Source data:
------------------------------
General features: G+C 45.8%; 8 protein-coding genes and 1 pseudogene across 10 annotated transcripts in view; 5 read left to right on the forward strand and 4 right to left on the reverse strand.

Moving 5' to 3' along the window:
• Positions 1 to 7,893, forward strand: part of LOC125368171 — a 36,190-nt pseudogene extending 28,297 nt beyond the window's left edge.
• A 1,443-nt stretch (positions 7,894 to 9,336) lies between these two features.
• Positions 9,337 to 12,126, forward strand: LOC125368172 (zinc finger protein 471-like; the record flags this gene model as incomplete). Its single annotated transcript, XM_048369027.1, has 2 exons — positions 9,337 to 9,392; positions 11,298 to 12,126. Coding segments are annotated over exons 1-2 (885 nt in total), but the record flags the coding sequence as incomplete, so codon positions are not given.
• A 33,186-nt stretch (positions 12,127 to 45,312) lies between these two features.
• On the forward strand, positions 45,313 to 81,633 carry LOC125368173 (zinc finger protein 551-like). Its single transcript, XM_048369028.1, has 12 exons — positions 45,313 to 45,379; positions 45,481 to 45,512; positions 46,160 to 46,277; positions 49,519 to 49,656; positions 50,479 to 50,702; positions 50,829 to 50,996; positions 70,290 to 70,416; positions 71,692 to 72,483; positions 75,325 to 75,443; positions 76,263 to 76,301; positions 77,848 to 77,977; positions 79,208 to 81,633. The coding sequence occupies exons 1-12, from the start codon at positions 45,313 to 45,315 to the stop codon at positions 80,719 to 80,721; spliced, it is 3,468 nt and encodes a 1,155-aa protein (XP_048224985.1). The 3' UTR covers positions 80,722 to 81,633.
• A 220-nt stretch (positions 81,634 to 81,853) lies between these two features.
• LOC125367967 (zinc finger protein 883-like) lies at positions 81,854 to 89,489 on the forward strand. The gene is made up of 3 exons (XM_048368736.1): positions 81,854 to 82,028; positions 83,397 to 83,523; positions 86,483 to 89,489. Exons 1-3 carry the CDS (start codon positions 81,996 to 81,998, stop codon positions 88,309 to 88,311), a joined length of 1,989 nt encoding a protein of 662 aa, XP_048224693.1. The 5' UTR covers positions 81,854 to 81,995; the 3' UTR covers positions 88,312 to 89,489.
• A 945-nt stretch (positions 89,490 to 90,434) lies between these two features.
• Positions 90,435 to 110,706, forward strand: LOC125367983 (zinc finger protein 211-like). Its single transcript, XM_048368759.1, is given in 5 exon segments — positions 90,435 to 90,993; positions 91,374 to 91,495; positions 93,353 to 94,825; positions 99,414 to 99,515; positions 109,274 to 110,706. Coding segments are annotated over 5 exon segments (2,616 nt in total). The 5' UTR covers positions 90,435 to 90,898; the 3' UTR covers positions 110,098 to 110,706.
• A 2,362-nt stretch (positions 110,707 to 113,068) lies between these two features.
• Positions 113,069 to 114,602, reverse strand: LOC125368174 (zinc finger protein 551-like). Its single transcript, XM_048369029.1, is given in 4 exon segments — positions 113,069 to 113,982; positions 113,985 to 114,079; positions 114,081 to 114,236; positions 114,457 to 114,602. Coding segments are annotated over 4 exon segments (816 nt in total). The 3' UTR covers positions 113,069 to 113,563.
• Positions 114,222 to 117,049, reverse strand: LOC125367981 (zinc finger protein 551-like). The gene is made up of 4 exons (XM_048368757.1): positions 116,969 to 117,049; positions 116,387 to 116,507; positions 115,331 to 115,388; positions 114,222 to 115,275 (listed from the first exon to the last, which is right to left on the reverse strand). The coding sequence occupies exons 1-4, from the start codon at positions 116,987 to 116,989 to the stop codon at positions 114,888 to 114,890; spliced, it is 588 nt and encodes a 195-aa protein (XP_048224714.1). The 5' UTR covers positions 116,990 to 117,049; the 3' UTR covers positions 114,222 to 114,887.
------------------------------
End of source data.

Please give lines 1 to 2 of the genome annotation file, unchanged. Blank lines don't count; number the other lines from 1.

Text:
General features: G+C 45.8%; 8 protein-coding genes and 1 pseudogene across 10 annotated transcripts in view; 5 read left to right on the forward strand and 4 right to left on the reverse strand.

Moving 5' to 3' along the window: